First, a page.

propagation

[prop-uh-gey-shuhn]
noun
1.
the act of propagating.
2.
the fact of being propagated.
3.
multiplication by natural reproduction.
4.
transmission or dissemination.

Origin:
1400–50; late Middle English propagacyon < Latin propāgātiōn- (stem of propāgātiō). See propagate, -ion

propagational, adjective
nonpropagation, noun
self-propagation, noun


4. spreading, dispersion, diffusion.
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Based on the Random House Dictionary, © Random House, Inc. 2014.
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World English Dictionary
propagate (ˈprɒpəˌɡeɪt)
 
vb
1.  biology to reproduce or cause to reproduce; breed
2.  (tr) horticulture to produce (plants) by layering, grafting, cuttings, etc
3.  (tr) to promulgate; disseminate
4.  physics to move through, cause to move through, or transmit, esp in the form of a wave: to propagate sound
5.  (tr) to transmit (characteristics) from one generation to the next
 
[C16: from Latin propāgāre to increase (plants) by cuttings, from propāgēs a cutting, from pangere to fasten]
 
propa'gation
 
n
 
propa'gational
 
adj
 
'propagative
 
adj

Collins English Dictionary - Complete & Unabridged 10th Edition
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Etymonline
Word Origin & History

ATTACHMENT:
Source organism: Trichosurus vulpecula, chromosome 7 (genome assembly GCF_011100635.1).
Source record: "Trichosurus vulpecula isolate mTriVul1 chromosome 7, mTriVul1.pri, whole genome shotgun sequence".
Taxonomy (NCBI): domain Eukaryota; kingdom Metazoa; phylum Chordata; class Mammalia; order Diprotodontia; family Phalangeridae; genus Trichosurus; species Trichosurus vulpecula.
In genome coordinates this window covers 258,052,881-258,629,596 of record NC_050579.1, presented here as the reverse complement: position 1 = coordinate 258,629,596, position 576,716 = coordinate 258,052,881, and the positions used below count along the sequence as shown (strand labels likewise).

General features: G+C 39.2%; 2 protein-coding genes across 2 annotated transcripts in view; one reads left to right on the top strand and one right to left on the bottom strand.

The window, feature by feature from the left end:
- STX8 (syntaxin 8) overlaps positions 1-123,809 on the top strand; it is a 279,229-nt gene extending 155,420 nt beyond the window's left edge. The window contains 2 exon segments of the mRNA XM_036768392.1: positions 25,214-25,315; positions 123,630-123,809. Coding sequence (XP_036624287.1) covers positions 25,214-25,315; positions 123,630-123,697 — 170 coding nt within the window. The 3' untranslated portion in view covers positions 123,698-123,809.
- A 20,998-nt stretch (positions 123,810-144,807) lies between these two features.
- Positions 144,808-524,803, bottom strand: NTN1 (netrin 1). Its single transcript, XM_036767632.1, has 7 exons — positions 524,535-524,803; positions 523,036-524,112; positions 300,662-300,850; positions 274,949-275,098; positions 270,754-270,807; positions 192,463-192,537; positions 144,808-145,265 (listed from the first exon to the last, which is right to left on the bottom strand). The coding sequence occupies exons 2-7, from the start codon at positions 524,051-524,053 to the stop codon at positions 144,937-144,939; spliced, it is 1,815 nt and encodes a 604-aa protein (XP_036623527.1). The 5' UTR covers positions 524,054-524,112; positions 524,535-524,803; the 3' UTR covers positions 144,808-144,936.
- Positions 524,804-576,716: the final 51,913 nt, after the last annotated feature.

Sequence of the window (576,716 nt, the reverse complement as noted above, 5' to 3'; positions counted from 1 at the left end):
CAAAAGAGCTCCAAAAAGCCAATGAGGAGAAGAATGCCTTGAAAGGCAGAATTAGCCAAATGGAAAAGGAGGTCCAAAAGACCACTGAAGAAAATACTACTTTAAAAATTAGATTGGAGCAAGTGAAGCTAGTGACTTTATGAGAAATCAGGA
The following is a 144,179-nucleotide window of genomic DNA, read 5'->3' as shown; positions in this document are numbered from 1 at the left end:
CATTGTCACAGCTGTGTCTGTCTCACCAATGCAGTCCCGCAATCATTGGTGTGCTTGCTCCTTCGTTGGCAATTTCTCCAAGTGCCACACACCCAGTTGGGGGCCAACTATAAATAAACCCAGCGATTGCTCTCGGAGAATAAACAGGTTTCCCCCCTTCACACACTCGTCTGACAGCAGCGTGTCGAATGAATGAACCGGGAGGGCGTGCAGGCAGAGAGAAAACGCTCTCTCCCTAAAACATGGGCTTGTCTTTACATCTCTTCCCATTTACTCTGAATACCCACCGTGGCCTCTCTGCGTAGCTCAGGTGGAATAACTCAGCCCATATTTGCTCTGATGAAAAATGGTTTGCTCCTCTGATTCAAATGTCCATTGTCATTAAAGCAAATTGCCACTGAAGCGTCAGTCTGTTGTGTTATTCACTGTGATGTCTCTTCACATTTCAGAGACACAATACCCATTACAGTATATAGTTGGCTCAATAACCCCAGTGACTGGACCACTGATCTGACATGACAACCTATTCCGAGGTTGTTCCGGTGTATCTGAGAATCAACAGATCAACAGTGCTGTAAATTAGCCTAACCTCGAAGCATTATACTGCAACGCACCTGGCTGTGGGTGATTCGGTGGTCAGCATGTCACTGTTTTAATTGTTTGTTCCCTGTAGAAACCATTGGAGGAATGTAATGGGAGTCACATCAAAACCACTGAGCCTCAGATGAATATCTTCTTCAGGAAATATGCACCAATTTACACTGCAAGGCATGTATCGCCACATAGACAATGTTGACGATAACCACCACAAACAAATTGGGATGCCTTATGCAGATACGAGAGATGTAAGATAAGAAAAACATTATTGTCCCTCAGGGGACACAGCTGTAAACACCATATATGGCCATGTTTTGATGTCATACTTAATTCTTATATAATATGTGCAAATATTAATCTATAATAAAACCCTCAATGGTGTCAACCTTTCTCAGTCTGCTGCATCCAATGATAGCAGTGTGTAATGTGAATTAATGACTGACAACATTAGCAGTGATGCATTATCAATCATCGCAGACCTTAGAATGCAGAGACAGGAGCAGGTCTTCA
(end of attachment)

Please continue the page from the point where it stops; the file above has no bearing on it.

propagation
mid-15c., from O.Fr. propagacion (13c.), from L. propagationem (nom. propagatio) "a propagation, extension," noun of action from propagare "multiply plants by layers, breed," from propago (gen. propaginis) "that which propagates, offspring," from pro- "forth" + *pag-, root of pangere "to fasten" (see
Online Etymology Dictionary, © 2010 Douglas Harper
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American Heritage
Medical Dictionary

propagation prop·a·ga·tion (prŏp'ə-gā'shən)
n.

  1. Multiplication or increase, as by natural reproduction.

  2. The act or process of propagating, especially the process by which an impulse is transmitted along a nerve fiber.

The American Heritage® Stedman's Medical Dictionary
Copyright © 2002, 2001, 1995 by Houghton Mifflin Company. Published by Houghton Mifflin Company.
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Encyclopedia Britannica
Encyclopedia

propagation

in horticulture, the reproduction of plants by any number of natural or artificial means

Learn more about propagation with a free trial on Britannica.com.

Encyclopedia Britannica, 2008. Encyclopedia Britannica Online.
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Example sentences
What brings on this sudden propagation of algae is not completely known,
  although water temperatures play a role in many cases.
For its part, there isn't much in gene propagation to make the heart sing.
Combustion and propagation processes are then simulated in order to predict the
  spread of the fire.
Malicious software comes in several flavors, distinguished primarily by their
  method of propagation.
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